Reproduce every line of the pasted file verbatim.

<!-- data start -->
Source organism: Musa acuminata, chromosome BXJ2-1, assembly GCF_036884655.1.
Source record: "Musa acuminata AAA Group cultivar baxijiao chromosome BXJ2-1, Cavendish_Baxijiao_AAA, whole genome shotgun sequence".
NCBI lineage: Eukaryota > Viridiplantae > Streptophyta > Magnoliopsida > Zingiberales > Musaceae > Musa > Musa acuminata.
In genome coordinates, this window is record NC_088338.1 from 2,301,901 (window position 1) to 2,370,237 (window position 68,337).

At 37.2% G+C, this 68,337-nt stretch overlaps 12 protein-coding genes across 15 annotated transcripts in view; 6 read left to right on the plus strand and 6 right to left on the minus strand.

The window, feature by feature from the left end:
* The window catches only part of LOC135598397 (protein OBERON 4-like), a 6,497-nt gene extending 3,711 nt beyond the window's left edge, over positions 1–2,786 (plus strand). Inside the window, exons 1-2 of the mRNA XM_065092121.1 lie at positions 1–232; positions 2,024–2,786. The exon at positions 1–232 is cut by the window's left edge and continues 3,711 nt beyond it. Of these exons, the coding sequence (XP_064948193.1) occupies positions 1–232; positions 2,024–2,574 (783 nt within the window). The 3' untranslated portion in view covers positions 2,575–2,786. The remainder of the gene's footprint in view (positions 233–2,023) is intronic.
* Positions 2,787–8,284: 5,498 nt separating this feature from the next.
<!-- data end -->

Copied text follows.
Source organism: Musa acuminata, chromosome BXJ2-1, assembly GCF_036884655.1.
Source record: "Musa acuminata AAA Group cultivar baxijiao chromosome BXJ2-1, Cavendish_Baxijiao_AAA, whole genome shotgun sequence".
NCBI lineage: Eukaryota > Viridiplantae > Streptophyta > Magnoliopsida > Zingiberales > Musaceae > Musa > Musa acuminata.
In genome coordinates, this window is record NC_088338.1 from 2,301,901 (window position 1) to 2,370,237 (window position 68,337).

At 37.2% G+C, this 68,337-nt stretch overlaps 12 protein-coding genes across 15 annotated transcripts in view; 6 read left to right on the plus strand and 6 right to left on the minus strand.

The window, feature by feature from the left end:
* The window catches only part of LOC135598397 (protein OBERON 4-like), a 6,497-nt gene extending 3,711 nt beyond the window's left edge, over positions 1–2,786 (plus strand). Inside the window, exons 1-2 of the mRNA XM_065092121.1 lie at positions 1–232; positions 2,024–2,786. The exon at positions 1–232 is cut by the window's left edge and continues 3,711 nt beyond it. Of these exons, the coding sequence (XP_064948193.1) occupies positions 1–232; positions 2,024–2,574 (783 nt within the window). The 3' untranslated portion in view covers positions 2,575–2,786. The remainder of the gene's footprint in view (positions 233–2,023) is intronic.
* Positions 2,787–8,284: 5,498 nt separating this feature from the next.